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Difference between revisions of "Garden rotation at Potawot Food Gardens"

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Crop Rotation is a gardening practice in which different crops are planted in different areas of the field each year to prevent soil deterioration. It can improve soil fertility and structure with the right technique. The herb and vegetable gardens at Potawot Indian Health Facility [[http://www.appropedia.org/Potawot]] use the method of crop rotation as a part of their organic gardening routine.[http://www.organicgardening.com/]
 
Crop Rotation is a gardening practice in which different crops are planted in different areas of the field each year to prevent soil deterioration. It can improve soil fertility and structure with the right technique. The herb and vegetable gardens at Potawot Indian Health Facility [[http://www.appropedia.org/Potawot]] use the method of crop rotation as a part of their organic gardening routine.[http://www.organicgardening.com/]
  
[[Image:potawot006.jpg|thumb|left|Crops at Potawot Figure 1]]|
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[[Image:potawot006.jpg|thumb|left|Crops at Potawot Figure 1]]
  
 
[[Image:WwIIcr.jpg|thumb|right|Sample Garden Rotation Chart from World War II Figure 2]]
 
[[Image:WwIIcr.jpg|thumb|right|Sample Garden Rotation Chart from World War II Figure 2]]
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== Techniques ==
 
== Techniques ==
Plants in different taxonomic groups are rotated to ward off pests. This generally means deep-rooted plants are rotated with shallow rooted plants. Also, certain plants renew different nutrients i.e. legumes (like a kidney bean or lentil) replenish nitrates in the ground. Cereals need nitrate rich soil, therefore it is beneficial to plant legumes before cereals. In ideal conditions it is best to wait three years to plant a crop in the same place as before. Crop rotation techniques ultimately vary depending on the soil quality, precipitation and climate. A sample crop rotation chart can be viewed at Figure 3.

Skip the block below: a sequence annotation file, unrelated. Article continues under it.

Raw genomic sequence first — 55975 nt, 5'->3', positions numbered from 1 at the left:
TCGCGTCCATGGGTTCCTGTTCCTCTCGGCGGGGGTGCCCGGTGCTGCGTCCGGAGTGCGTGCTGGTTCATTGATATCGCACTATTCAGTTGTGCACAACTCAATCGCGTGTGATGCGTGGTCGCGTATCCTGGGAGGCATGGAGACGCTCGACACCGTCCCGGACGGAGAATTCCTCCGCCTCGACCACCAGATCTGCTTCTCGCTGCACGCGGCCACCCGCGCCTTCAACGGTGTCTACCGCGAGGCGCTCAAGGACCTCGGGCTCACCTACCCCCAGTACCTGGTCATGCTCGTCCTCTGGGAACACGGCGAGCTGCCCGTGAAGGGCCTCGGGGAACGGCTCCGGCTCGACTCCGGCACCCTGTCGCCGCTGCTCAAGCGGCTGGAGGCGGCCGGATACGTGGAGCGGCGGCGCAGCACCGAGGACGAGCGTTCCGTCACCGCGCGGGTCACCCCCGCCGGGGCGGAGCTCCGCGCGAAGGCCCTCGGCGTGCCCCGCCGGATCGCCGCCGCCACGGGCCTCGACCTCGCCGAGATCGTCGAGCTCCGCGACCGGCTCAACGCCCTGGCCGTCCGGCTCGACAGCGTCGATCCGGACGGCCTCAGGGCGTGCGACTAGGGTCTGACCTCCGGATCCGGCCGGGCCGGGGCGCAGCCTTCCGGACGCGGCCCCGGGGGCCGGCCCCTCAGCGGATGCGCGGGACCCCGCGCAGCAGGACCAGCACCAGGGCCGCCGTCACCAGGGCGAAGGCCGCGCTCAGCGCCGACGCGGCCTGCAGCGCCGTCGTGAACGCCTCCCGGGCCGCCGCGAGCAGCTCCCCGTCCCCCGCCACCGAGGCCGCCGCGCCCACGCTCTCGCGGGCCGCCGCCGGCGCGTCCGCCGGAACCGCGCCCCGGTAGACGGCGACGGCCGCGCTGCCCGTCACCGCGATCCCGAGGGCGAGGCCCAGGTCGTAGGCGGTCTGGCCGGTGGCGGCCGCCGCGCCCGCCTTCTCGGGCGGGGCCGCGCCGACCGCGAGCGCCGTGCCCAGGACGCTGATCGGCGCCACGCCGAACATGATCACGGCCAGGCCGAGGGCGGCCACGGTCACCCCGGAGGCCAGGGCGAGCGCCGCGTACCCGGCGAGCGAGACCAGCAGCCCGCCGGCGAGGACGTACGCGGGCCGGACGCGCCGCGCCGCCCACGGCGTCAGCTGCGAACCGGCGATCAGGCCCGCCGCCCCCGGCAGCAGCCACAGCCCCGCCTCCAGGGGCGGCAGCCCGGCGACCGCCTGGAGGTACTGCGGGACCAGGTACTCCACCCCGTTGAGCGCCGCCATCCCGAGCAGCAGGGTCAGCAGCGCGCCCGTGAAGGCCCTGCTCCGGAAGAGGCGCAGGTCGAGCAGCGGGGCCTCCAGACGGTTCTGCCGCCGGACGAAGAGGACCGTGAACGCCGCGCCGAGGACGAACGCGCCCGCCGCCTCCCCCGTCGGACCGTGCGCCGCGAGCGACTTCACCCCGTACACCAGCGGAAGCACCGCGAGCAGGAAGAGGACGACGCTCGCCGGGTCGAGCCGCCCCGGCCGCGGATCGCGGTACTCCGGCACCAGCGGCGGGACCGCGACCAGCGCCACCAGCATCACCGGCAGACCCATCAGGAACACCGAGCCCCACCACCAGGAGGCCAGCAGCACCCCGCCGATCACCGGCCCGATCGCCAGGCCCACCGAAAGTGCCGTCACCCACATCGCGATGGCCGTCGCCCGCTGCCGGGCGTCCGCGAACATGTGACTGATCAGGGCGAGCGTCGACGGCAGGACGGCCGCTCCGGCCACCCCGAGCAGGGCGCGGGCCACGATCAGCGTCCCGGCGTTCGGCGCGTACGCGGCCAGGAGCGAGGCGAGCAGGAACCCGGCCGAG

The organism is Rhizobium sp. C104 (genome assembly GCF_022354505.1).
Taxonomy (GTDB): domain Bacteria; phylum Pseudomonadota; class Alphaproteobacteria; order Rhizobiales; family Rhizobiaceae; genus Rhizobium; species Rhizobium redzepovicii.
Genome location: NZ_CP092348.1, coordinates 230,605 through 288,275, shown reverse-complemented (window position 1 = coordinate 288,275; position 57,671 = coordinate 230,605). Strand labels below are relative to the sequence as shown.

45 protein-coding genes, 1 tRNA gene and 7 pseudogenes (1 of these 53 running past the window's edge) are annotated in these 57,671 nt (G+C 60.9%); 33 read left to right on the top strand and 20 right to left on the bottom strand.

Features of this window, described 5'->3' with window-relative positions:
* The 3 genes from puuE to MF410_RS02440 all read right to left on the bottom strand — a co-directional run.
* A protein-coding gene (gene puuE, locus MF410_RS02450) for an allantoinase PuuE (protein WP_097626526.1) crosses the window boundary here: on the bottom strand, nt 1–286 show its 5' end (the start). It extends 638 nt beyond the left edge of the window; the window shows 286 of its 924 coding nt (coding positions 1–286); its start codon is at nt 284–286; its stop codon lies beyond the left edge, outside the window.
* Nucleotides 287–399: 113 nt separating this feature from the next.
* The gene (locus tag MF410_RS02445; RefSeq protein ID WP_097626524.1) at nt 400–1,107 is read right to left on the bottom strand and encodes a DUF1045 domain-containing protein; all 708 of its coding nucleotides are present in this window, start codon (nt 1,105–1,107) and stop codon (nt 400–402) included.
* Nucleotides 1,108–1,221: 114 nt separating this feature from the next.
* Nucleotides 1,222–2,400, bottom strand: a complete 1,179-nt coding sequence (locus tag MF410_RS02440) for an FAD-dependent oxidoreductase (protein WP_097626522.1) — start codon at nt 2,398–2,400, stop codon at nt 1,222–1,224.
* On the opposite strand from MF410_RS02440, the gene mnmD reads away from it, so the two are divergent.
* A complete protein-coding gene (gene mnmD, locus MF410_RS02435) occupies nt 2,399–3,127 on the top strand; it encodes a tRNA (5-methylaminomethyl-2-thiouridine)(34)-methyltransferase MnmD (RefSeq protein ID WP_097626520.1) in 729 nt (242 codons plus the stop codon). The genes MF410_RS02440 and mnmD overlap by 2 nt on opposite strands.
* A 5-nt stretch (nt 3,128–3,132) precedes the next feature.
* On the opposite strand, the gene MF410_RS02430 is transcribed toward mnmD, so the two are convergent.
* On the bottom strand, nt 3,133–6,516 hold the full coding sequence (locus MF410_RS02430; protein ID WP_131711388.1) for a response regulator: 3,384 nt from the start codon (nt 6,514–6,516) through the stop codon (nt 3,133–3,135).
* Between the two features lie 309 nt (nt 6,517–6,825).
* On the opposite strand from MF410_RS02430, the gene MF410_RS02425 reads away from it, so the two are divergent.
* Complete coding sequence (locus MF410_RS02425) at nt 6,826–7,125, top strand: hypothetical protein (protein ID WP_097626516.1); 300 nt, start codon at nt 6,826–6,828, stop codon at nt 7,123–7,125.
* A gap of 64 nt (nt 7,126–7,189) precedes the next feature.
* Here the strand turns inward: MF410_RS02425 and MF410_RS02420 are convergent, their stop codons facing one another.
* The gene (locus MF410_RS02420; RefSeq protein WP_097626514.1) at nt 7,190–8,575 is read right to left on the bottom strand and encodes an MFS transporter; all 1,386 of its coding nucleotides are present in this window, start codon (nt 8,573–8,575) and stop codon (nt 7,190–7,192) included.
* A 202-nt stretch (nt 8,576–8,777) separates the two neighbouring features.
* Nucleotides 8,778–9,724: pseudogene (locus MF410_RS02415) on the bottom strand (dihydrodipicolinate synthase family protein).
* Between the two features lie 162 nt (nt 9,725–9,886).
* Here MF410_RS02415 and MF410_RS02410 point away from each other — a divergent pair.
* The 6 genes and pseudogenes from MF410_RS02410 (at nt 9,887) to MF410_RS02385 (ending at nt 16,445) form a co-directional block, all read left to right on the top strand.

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Plants in different taxonomic groups are rotated to ward off pests. This generally means deep-rooted plants are rotated with shallow rooted plants. Also, certain plants renew different nutrients i.e. legumes (like a kidney bean or lentil) replenish nitrates in the ground. The microorganisms in the legume's roots return the nitrates [http://www.gardeners.com/Pest-and-Disease-Control/5064,default,pg.html]. Cereals need nitrate rich soil, therefore it is beneficial to plant legumes before cereals. In ideal conditions it is best to wait three years to plant a crop in the same place as before. Crop rotation techniques ultimately vary depending on the soil quality, precipitation and climate. A sample crop rotation chart can be viewed at Figure 3.  
  
 
The different families are as follows
 
The different families are as follows

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Introduction to Garden Rotation at Potawot Food Gardens

Crop Rotation is a gardening practice in which different crops are planted in different areas of the field each year to prevent soil deterioration. It can improve soil fertility and structure with the right technique. The herb and vegetable gardens at Potawot Indian Health Facility [[1]] use the method of crop rotation as a part of their organic gardening routine.[2]